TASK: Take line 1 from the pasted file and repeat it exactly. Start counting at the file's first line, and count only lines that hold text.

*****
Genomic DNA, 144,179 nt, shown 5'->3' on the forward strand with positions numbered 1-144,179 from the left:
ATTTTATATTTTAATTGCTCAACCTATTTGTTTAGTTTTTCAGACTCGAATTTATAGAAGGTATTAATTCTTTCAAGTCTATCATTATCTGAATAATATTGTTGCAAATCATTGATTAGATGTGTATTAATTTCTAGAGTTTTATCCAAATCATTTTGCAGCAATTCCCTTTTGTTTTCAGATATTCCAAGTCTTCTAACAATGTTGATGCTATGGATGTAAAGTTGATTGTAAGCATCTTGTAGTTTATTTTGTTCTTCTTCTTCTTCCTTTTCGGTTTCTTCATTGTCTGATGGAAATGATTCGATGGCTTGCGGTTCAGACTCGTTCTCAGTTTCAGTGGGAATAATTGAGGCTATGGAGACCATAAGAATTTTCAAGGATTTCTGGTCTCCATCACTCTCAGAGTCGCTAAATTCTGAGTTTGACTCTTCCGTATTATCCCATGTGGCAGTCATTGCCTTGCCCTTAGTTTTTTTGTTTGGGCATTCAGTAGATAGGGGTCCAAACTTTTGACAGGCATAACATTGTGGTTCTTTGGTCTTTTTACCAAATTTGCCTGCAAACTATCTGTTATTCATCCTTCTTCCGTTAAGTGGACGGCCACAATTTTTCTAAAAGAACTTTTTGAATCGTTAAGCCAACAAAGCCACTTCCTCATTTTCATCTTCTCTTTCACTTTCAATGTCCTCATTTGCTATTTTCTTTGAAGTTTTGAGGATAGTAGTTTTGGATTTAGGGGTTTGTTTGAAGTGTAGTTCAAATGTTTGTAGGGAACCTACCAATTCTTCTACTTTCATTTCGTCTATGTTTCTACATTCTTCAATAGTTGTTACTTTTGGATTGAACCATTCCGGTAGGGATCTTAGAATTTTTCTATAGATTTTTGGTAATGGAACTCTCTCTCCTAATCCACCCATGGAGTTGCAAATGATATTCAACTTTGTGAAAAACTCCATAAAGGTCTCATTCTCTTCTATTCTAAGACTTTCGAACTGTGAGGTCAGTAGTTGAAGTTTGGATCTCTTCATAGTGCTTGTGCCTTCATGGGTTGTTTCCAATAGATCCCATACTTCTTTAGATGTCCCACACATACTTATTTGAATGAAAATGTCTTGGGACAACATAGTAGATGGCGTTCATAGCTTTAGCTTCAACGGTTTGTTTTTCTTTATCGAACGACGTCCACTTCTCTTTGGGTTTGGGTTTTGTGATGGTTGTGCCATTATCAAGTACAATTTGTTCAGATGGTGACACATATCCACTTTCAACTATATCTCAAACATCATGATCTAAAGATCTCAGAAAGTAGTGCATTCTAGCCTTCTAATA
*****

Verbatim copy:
Genomic DNA, 144,179 nt, shown 5'->3' on the forward strand with positions numbered 1-144,179 from the left: